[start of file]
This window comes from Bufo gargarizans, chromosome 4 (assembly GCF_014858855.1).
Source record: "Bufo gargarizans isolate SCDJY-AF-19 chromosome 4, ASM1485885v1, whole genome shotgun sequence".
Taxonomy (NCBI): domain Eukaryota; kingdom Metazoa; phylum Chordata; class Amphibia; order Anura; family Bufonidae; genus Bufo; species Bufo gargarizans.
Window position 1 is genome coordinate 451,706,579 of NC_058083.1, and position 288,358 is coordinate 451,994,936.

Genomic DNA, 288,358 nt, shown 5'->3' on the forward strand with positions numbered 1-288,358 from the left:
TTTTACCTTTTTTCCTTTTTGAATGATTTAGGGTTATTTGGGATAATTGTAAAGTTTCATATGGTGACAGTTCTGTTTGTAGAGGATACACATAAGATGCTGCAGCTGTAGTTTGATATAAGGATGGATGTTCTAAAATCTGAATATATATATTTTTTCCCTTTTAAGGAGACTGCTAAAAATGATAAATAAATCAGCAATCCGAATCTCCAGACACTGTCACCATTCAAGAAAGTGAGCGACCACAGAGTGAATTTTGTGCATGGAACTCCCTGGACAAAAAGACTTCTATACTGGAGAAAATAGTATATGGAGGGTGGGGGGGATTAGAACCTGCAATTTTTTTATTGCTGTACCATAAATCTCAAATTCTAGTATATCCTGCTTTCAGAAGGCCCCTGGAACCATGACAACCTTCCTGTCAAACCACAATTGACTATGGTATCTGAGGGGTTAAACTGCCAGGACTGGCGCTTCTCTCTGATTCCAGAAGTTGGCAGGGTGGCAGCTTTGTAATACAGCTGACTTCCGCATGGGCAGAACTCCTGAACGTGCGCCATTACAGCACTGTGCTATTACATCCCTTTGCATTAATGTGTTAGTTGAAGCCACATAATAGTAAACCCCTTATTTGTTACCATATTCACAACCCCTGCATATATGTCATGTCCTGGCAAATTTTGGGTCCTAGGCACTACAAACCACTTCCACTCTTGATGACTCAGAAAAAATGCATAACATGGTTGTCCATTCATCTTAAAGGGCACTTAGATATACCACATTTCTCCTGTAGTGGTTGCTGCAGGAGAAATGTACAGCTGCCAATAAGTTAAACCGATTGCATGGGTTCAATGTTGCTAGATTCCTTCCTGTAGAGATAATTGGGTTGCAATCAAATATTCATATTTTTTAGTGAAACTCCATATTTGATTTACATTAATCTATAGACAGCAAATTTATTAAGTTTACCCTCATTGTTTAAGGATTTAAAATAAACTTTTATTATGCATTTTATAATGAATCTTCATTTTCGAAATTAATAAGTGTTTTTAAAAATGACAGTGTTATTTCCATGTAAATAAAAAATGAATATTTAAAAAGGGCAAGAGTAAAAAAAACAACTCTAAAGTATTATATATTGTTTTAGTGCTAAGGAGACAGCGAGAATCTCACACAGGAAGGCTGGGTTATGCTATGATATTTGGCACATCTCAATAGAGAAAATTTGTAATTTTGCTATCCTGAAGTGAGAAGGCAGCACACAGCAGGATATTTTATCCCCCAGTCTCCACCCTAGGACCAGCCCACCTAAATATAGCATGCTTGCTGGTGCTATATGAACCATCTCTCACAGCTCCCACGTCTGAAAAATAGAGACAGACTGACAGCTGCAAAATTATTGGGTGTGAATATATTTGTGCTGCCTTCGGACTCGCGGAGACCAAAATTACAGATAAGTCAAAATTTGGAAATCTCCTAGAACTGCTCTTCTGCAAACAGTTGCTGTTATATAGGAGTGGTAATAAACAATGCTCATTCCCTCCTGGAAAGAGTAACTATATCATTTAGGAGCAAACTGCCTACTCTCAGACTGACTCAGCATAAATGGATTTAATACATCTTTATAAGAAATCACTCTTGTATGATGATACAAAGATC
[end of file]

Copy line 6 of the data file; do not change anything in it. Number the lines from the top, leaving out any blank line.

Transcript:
TTTTACCTTTTTTCCTTTTTGAATGATTTAGGGTTATTTGGGATAATTGTAAAGTTTCATATGGTGACAGTTCTGTTTGTAGAGGATACACATAAGATGCTGCAGCTGTAGTTTGATATAAGGATGGATGTTCTAAAATCTGAATATATATATTTTTTCCCTTTTAAGGAGACTGCTAAAAATGATAAATAAATCAGCAATCCGAATCTCCAGACACTGTCACCATTCAAGAAAGTGAGCGACCACAGAGTGAATTTTGTGCATGGAACTCCCTGGACAAAAAGACTTCTATACTGGAGAAAATAGTATATGGAGGGTGGGGGGGATTAGAACCTGCAATTTTTTTATTGCTGTACCATAAATCTCAAATTCTAGTATATCCTGCTTTCAGAAGGCCCCTGGAACCATGACAACCTTCCTGTCAAACCACAATTGACTATGGTATCTGAGGGGTTAAACTGCCAGGACTGGCGCTTCTCTCTGATTCCAGAAGTTGGCAGGGTGGCAGCTTTGTAATACAGCTGACTTCCGCATGGGCAGAACTCCTGAACGTGCGCCATTACAGCACTGTGCTATTACATCCCTTTGCATTAATGTGTTAGTTGAAGCCACATAATAGTAAACCCCTTATTTGTTACCATATTCACAACCCCTGCATATATGTCATGTCCTGGCAAATTTTGGGTCCTAGGCACTACAAACCACTTCCACTCTTGATGACTCAGAAAAAATGCATAACATGGTTGTCCATTCATCTTAAAGGGCACTTAGATATACCACATTTCTCCTGTAGTGGTTGCTGCAGGAGAAATGTACAGCTGCCAATAAGTTAAACCGATTGCATGGGTTCAATGTTGCTAGATTCCTTCCTGTAGAGATAATTGGGTTGCAATCAAATATTCATATTTTTTAGTGAAACTCCATATTTGATTTACATTAATCTATAGACAGCAAATTTATTAAGTTTACCCTCATTGTTTAAGGATTTAAAATAAACTTTTATTATGCATTTTATAATGAATCTTCATTTTCGAAATTAATAAGTGTTTTTAAAAATGACAGTGTTATTTCCATGTAAATAAAAAATGAATATTTAAAAAGGGCAAGAGTAAAAAAAACAACTCTAAAGTATTATATATTGTTTTAGTGCTAAGGAGACAGCGAGAATCTCACACAGGAAGGCTGGGTTATGCTATGATATTTGGCACATCTCAATAGAGAAAATTTGTAATTTTGCTATCCTGAAGTGAGAAGGCAGCACACAGCAGGATATTTTATCCCCCAGTCTCCACCCTAGGACCAGCCCACCTAAATATAGCATGCTTGCTGGTGCTATATGAACCATCTCTCACAGCTCCCACGTCTGAAAAATAGAGACAGACTGACAGCTGCAAAATTATTGGGTGTGAATATATTTGTGCTGCCTTCGGACTCGCGGAGACCAAAATTACAGATAAGTCAAAATTTGGAAATCTCCTAGAACTGCTCTTCTGCAAACAGTTGCTGTTATATAGGAGTGGTAATAAACAATGCTCATTCCCTCCTGGAAAGAGTAACTATATCATTTAGGAGCAAACTGCCTACTCTCAGACTGACTCAGCATAAATGGATTTAATACATCTTTATAAGAAATCACTCTTGTATGATGATACAAAGATC